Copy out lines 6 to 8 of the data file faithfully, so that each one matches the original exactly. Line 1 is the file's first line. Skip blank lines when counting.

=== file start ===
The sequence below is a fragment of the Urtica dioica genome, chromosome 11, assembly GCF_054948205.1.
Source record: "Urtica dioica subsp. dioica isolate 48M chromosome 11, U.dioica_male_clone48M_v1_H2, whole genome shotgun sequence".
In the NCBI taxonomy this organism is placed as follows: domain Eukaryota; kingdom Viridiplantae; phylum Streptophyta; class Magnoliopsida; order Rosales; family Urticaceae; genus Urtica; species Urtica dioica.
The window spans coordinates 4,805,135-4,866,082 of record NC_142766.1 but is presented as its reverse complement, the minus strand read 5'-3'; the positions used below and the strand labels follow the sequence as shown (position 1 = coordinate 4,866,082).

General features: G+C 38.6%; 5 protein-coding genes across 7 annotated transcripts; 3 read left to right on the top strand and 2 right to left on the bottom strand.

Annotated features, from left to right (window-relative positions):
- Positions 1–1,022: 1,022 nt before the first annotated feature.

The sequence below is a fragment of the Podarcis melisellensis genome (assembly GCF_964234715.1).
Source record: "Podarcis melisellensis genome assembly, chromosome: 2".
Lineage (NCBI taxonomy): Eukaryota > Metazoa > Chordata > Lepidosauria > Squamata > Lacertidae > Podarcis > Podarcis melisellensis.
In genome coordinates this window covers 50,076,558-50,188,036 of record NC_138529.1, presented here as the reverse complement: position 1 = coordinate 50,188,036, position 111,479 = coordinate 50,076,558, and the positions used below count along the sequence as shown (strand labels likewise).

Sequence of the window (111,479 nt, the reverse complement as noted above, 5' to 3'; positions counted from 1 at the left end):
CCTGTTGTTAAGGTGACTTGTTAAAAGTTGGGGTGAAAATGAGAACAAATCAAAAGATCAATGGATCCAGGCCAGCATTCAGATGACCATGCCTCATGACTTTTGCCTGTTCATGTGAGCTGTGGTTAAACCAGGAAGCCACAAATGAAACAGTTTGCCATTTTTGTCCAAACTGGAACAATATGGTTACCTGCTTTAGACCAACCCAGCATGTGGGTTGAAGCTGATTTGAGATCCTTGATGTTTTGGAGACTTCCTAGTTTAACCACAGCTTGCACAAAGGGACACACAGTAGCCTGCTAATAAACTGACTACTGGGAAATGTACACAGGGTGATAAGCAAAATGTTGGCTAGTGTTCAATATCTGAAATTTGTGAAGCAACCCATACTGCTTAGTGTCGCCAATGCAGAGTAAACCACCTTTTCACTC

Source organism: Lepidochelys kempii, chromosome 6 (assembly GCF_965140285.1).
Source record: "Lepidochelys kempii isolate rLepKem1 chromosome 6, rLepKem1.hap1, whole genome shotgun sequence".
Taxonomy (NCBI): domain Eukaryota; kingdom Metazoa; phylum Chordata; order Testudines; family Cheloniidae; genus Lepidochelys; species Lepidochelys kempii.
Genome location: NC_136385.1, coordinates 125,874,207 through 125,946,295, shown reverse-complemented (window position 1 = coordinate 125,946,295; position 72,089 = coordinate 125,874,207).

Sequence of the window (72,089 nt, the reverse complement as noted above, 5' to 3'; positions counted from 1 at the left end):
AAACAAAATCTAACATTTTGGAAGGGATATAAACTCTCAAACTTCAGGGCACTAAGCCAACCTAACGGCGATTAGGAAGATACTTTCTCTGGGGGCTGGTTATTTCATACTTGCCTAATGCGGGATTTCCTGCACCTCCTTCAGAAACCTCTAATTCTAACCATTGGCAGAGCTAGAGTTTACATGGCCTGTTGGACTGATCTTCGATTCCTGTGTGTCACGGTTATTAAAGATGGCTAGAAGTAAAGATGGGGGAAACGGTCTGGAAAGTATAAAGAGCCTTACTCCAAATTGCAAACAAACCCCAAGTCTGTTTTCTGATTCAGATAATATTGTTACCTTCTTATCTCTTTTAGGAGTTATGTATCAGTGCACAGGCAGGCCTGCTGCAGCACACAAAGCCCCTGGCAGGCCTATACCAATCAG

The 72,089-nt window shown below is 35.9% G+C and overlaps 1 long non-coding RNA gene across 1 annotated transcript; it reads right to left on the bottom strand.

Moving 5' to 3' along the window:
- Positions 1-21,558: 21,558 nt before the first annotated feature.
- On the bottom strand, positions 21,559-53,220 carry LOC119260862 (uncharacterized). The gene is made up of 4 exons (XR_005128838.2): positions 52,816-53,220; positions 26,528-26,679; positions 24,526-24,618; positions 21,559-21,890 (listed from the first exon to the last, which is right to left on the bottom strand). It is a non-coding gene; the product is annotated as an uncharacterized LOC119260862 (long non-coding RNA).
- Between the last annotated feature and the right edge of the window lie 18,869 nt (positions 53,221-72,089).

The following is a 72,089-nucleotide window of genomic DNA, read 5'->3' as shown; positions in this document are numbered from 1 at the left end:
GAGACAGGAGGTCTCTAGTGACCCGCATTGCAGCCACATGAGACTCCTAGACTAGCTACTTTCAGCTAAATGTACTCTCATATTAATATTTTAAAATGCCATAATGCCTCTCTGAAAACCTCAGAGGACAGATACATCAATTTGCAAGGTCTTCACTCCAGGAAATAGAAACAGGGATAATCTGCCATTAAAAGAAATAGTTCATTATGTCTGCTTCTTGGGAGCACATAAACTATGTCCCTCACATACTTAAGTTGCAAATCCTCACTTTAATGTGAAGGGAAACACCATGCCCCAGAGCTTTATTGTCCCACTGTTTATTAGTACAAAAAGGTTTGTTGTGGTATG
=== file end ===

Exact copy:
Annotated features, from left to right (window-relative positions):
- Positions 1–1,022: 1,022 nt before the first annotated feature.

The sequence below is a fragment of the Podarcis melisellensis genome (assembly GCF_964234715.1).